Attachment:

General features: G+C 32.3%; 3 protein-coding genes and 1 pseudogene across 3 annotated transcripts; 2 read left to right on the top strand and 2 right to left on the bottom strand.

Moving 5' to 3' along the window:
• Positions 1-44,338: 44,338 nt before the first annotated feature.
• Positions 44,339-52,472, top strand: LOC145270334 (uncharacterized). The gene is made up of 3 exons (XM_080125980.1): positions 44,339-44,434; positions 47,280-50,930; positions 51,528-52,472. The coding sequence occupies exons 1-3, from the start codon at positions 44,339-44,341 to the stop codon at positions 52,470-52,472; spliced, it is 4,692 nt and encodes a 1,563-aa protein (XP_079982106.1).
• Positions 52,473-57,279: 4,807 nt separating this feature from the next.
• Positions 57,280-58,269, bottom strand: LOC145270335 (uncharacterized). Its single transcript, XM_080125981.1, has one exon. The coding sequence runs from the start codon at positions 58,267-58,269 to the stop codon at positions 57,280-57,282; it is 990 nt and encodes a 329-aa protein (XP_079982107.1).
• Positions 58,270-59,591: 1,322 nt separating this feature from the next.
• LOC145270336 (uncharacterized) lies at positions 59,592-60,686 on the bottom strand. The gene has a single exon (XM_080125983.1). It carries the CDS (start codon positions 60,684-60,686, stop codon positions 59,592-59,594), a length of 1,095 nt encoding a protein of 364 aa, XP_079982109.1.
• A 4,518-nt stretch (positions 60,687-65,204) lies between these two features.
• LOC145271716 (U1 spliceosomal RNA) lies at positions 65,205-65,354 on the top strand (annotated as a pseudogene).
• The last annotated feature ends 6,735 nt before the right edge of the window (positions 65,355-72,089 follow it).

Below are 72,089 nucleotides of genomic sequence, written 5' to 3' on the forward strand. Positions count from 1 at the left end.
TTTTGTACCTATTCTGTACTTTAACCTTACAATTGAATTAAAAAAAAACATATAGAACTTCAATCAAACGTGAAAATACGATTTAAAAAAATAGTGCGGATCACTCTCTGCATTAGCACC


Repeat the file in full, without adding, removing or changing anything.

General features: G+C 32.3%; 3 protein-coding genes and 1 pseudogene across 3 annotated transcripts; 2 read left to right on the top strand and 2 right to left on the bottom strand.

Moving 5' to 3' along the window:
• Positions 1-44,338: 44,338 nt before the first annotated feature.
• Positions 44,339-52,472, top strand: LOC145270334 (uncharacterized). The gene is made up of 3 exons (XM_080125980.1): positions 44,339-44,434; positions 47,280-50,930; positions 51,528-52,472. The coding sequence occupies exons 1-3, from the start codon at positions 44,339-44,341 to the stop codon at positions 52,470-52,472; spliced, it is 4,692 nt and encodes a 1,563-aa protein (XP_079982106.1).
• Positions 52,473-57,279: 4,807 nt separating this feature from the next.
• Positions 57,280-58,269, bottom strand: LOC145270335 (uncharacterized). Its single transcript, XM_080125981.1, has one exon. The coding sequence runs from the start codon at positions 58,267-58,269 to the stop codon at positions 57,280-57,282; it is 990 nt and encodes a 329-aa protein (XP_079982107.1).
• Positions 58,270-59,591: 1,322 nt separating this feature from the next.
• LOC145270336 (uncharacterized) lies at positions 59,592-60,686 on the bottom strand. The gene has a single exon (XM_080125983.1). It carries the CDS (start codon positions 60,684-60,686, stop codon positions 59,592-59,594), a length of 1,095 nt encoding a protein of 364 aa, XP_079982109.1.
• A 4,518-nt stretch (positions 60,687-65,204) lies between these two features.
• LOC145271716 (U1 spliceosomal RNA) lies at positions 65,205-65,354 on the top strand (annotated as a pseudogene).
• The last annotated feature ends 6,735 nt before the right edge of the window (positions 65,355-72,089 follow it).

Below are 72,089 nucleotides of genomic sequence, written 5' to 3' on the forward strand. Positions count from 1 at the left end.
TTTTGTACCTATTCTGTACTTTAACCTTACAATTGAATTAAAAAAAAACATATAGAACTTCAATCAAACGTGAAAATACGATTTAAAAAAATAGTGCGGATCACTCTCTGCATTAGCACC